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Student treated for binge drinking WMC sophomore taken to hospital after 20 shots of bourbon


Western Maryland College almost lost a sophomore to alcohol poisoning last month, after a young woman drank more than 20 shots of bourbon in a competitive drinking bout, college officials said.

The incident occurred at an unauthorized, unsupervised party in a fraternity clubroom on campus, officials said. The clubroom is in a dormitory.

"In my time here, there has never been such a serious, life-threatening situation," said Philip Sayre, now in his 15th year as dean of student affairs.

The student was disciplined, and the local fraternity, Gamma Beta Chi, and local sorority Alpha Nu Omega have lost "virtually every privilege," Sayre confirmed yesterday.

The woman, whose name was not made public, attended a fraternity-sorority gathering last month in the Gamma Beta Chi club room on campus, the dean and others said.

"Several reports indicate that this event continued an annual tradition, a competition of drinking shots, that had developed between the two groups in recent years," Sayre wrote in a campuswide memorandum dated last week.

He said yesterday he had not previously been aware of this competition, and noted "some members of the sorority denied it to me."

The sophomore became ill when she returned to her room, and several people told her "to go to bed to sleep it off," he said. Others became alarmed and took her to Carroll County General Hospital, where she was treated for alcohol poisoning.

"Later, she was informed by medical staff that she would have died as a result of the binge drinking had she not received prompt attention," Sayre said in the memo.

After outlining the disciplinary actions taken, Sayre urged everyone in the campus community "to reflect on the implications of this dangerous activity to prevent it from recurring."

Western Maryland has had no alcohol-related deaths -- and Sayre intends to keep it that way.

"This [party] was way out of bounds in a number of ways," he said yesterday.

Fraternities and sororities may have alcohol at approved events, but may not serve hard liquor and must have a campus security officer -- in effect a police officer -- to check proof of age, issue wristbands and otherwise prevent underage drinking.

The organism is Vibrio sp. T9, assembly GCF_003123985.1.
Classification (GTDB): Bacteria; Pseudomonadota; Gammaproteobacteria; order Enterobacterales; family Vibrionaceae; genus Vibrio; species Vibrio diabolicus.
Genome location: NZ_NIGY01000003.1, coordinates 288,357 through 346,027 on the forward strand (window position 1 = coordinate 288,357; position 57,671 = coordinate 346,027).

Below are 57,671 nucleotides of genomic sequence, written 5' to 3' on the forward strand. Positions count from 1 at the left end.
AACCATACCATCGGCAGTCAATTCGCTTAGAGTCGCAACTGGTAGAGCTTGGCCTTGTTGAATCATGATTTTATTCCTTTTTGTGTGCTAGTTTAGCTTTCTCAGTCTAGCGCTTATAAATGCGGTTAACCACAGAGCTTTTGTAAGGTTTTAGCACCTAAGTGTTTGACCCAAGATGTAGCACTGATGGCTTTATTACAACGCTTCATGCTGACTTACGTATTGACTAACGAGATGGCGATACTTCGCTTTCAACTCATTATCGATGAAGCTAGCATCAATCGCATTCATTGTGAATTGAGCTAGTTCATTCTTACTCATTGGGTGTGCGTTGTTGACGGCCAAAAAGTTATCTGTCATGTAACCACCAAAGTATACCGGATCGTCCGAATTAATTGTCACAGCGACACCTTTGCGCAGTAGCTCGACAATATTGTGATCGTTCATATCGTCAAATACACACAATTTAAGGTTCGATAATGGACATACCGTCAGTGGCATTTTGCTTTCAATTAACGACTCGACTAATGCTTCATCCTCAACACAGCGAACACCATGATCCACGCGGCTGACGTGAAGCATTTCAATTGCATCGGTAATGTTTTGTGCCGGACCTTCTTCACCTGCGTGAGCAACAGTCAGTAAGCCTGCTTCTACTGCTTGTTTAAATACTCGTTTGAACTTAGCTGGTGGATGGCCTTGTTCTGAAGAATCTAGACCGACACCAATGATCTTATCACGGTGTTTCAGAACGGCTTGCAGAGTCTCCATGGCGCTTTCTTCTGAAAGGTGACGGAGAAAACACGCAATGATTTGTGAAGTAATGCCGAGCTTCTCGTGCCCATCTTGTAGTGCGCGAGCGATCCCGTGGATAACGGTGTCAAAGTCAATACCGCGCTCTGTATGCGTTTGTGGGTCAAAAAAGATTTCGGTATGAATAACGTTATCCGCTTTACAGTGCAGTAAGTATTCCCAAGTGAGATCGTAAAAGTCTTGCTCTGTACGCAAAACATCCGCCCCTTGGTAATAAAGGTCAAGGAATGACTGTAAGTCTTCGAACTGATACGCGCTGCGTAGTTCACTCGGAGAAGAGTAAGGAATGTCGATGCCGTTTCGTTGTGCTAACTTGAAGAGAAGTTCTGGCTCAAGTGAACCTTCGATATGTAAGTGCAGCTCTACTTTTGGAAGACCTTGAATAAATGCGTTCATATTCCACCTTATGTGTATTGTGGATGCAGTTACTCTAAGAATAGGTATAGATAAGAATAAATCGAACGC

He said it appears that 20 to 25 of the two groups' total membership of 38 participated in the unauthorized drinking event.

"Too many students have died on campuses across the nation as a result of reckless binge drinking," he wrote. "Please pledge that this will not happen here. Become your brother's and sister's keepers."

After the incident, he convened a six-member disciplinary board. The panel includes two students who are Greek -- fraternity and sorority -- leaders, two faculty advisers for the fraternities and sororities, the campuswide Greek adviser and the college's coordinator of health education.

In addition to being placed on probation and losing the clubroom and the spring crop of potential pledges, all members of the groups must perform 114 hours of service to the college's alcohol-education programs. They also might lose the privilege to request rooms with other members of their respective organizations.

"The drinking itself obviously was intentional," Sayre said yesterday.

Unlike some colleges, Western Maryland officials notify parents of any serious drug or alcohol problems, after giving the student two days to do it first, Sayre said.

Unfortunately in this case, he said, the parents learned of their daughter's crisis from the emergency room.

Fortunately, he said, her friends ignored the common temptation to "just let her sleep it off," recognized it as a life-threatening situation and called for help, despite the risk that they might be disciplined.

The president of the Greek council couldn't be reached last night. Alpha Nu Omega sorority and Gamma Beta Chi fraternity are campus groups with no parent organization, Sayre said.

"This is a national problem," said Joyce E. Muller, the college's director of public information. "Fortunately, we dodged the bullet -- this time."

Pub Date: 12/08/98

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